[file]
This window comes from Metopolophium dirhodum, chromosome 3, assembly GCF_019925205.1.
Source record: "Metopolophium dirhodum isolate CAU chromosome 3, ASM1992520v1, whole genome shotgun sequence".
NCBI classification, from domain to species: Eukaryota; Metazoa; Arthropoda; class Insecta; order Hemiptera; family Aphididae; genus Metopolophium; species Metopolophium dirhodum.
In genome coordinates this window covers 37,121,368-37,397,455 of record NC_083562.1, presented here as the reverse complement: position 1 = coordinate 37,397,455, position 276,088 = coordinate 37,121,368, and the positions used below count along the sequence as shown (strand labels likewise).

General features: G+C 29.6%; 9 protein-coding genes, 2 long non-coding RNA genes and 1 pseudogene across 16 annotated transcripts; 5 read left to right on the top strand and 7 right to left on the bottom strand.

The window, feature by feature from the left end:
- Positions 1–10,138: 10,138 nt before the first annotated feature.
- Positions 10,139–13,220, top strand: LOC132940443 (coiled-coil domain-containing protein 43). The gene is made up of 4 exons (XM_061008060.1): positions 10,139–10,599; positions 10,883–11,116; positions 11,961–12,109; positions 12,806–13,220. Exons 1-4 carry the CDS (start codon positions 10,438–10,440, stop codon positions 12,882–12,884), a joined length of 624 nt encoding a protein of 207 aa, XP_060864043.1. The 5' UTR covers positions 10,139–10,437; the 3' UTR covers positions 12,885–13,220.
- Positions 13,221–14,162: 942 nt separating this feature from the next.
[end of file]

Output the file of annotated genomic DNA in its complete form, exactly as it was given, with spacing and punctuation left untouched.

This window comes from Metopolophium dirhodum, chromosome 3, assembly GCF_019925205.1.
Source record: "Metopolophium dirhodum isolate CAU chromosome 3, ASM1992520v1, whole genome shotgun sequence".
NCBI classification, from domain to species: Eukaryota; Metazoa; Arthropoda; class Insecta; order Hemiptera; family Aphididae; genus Metopolophium; species Metopolophium dirhodum.
In genome coordinates this window covers 37,121,368-37,397,455 of record NC_083562.1, presented here as the reverse complement: position 1 = coordinate 37,397,455, position 276,088 = coordinate 37,121,368, and the positions used below count along the sequence as shown (strand labels likewise).

General features: G+C 29.6%; 9 protein-coding genes, 2 long non-coding RNA genes and 1 pseudogene across 16 annotated transcripts; 5 read left to right on the top strand and 7 right to left on the bottom strand.

The window, feature by feature from the left end:
- Positions 1–10,138: 10,138 nt before the first annotated feature.
- Positions 10,139–13,220, top strand: LOC132940443 (coiled-coil domain-containing protein 43). The gene is made up of 4 exons (XM_061008060.1): positions 10,139–10,599; positions 10,883–11,116; positions 11,961–12,109; positions 12,806–13,220. Exons 1-4 carry the CDS (start codon positions 10,438–10,440, stop codon positions 12,882–12,884), a joined length of 624 nt encoding a protein of 207 aa, XP_060864043.1. The 5' UTR covers positions 10,139–10,437; the 3' UTR covers positions 12,885–13,220.
- Positions 13,221–14,162: 942 nt separating this feature from the next.